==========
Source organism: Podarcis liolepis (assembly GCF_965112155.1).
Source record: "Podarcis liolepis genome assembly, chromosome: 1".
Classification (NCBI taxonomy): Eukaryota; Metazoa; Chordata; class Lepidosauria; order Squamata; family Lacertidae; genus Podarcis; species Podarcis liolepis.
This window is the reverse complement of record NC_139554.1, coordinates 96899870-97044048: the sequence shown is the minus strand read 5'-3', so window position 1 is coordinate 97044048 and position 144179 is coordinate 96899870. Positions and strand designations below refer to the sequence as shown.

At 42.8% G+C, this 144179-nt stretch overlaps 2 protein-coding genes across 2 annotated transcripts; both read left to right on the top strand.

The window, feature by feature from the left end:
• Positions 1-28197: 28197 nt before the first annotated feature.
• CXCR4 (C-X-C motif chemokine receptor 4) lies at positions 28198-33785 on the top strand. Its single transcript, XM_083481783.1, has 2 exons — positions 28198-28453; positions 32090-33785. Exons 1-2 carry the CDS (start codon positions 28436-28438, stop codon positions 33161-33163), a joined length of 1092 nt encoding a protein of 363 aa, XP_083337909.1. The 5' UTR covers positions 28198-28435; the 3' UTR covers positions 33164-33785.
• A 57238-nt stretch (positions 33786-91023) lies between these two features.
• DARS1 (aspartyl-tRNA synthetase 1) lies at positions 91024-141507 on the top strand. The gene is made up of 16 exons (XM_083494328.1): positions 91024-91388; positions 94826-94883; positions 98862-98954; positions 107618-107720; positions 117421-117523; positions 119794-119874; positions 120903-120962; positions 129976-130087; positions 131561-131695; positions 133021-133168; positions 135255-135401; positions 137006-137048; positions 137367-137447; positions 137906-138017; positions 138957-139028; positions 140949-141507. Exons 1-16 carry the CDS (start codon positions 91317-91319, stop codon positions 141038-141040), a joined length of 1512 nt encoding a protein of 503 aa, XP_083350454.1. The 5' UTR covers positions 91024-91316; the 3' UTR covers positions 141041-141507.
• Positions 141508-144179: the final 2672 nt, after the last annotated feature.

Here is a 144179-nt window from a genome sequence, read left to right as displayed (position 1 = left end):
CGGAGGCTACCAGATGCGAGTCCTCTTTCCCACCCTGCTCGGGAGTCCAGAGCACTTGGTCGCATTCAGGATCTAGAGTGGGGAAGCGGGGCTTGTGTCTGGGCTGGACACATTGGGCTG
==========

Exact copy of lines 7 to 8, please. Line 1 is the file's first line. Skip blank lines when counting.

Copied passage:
• Positions 1-28197: 28197 nt before the first annotated feature.
• CXCR4 (C-X-C motif chemokine receptor 4) lies at positions 28198-33785 on the top strand. Its single transcript, XM_083481783.1, has 2 exons — positions 28198-28453; positions 32090-33785. Exons 1-2 carry the CDS (start codon positions 28436-28438, stop codon positions 33161-33163), a joined length of 1092 nt encoding a protein of 363 aa, XP_083337909.1. The 5' UTR covers positions 28198-28435; the 3' UTR covers positions 33164-33785.